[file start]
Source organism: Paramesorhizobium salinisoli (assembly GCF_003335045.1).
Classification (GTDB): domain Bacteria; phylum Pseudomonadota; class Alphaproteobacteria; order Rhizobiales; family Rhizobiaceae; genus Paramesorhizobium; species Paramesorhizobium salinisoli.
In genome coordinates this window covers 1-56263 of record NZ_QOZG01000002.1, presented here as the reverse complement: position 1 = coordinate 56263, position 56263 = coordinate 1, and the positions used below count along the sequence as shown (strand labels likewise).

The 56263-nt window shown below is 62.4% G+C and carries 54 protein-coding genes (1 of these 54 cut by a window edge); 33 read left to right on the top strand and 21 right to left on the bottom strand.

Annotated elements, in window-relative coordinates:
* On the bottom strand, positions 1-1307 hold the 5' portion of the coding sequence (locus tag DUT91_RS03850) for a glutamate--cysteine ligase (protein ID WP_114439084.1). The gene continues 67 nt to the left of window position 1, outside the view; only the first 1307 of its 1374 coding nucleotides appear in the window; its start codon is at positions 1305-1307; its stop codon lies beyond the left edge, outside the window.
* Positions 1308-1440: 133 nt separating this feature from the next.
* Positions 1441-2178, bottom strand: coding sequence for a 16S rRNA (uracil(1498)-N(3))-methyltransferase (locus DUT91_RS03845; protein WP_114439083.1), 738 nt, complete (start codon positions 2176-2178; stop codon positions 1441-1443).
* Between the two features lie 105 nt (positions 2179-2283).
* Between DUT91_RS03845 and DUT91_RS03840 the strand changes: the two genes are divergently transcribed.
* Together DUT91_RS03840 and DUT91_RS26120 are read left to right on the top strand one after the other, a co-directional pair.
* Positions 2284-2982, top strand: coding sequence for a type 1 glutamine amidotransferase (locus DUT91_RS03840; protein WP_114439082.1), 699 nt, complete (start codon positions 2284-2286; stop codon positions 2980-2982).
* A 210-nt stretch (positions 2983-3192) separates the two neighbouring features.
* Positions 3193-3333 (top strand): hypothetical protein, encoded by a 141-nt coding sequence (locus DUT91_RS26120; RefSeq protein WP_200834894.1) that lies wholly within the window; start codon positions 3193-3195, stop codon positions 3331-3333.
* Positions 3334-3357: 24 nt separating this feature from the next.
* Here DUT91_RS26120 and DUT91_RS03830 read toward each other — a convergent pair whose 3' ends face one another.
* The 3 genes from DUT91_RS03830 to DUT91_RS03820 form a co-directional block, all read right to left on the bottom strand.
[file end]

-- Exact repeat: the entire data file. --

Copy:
Source organism: Paramesorhizobium salinisoli (assembly GCF_003335045.1).
Classification (GTDB): domain Bacteria; phylum Pseudomonadota; class Alphaproteobacteria; order Rhizobiales; family Rhizobiaceae; genus Paramesorhizobium; species Paramesorhizobium salinisoli.
In genome coordinates this window covers 1-56263 of record NZ_QOZG01000002.1, presented here as the reverse complement: position 1 = coordinate 56263, position 56263 = coordinate 1, and the positions used below count along the sequence as shown (strand labels likewise).

The 56263-nt window shown below is 62.4% G+C and carries 54 protein-coding genes (1 of these 54 cut by a window edge); 33 read left to right on the top strand and 21 right to left on the bottom strand.

Annotated elements, in window-relative coordinates:
* On the bottom strand, positions 1-1307 hold the 5' portion of the coding sequence (locus tag DUT91_RS03850) for a glutamate--cysteine ligase (protein ID WP_114439084.1). The gene continues 67 nt to the left of window position 1, outside the view; only the first 1307 of its 1374 coding nucleotides appear in the window; its start codon is at positions 1305-1307; its stop codon lies beyond the left edge, outside the window.
* Positions 1308-1440: 133 nt separating this feature from the next.
* Positions 1441-2178, bottom strand: coding sequence for a 16S rRNA (uracil(1498)-N(3))-methyltransferase (locus DUT91_RS03845; protein WP_114439083.1), 738 nt, complete (start codon positions 2176-2178; stop codon positions 1441-1443).
* Between the two features lie 105 nt (positions 2179-2283).
* Between DUT91_RS03845 and DUT91_RS03840 the strand changes: the two genes are divergently transcribed.
* Together DUT91_RS03840 and DUT91_RS26120 are read left to right on the top strand one after the other, a co-directional pair.
* Positions 2284-2982, top strand: coding sequence for a type 1 glutamine amidotransferase (locus DUT91_RS03840; protein WP_114439082.1), 699 nt, complete (start codon positions 2284-2286; stop codon positions 2980-2982).
* A 210-nt stretch (positions 2983-3192) separates the two neighbouring features.
* Positions 3193-3333 (top strand): hypothetical protein, encoded by a 141-nt coding sequence (locus DUT91_RS26120; RefSeq protein WP_200834894.1) that lies wholly within the window; start codon positions 3193-3195, stop codon positions 3331-3333.
* Positions 3334-3357: 24 nt separating this feature from the next.
* Here DUT91_RS26120 and DUT91_RS03830 read toward each other — a convergent pair whose 3' ends face one another.
* The 3 genes from DUT91_RS03830 to DUT91_RS03820 form a co-directional block, all read right to left on the bottom strand.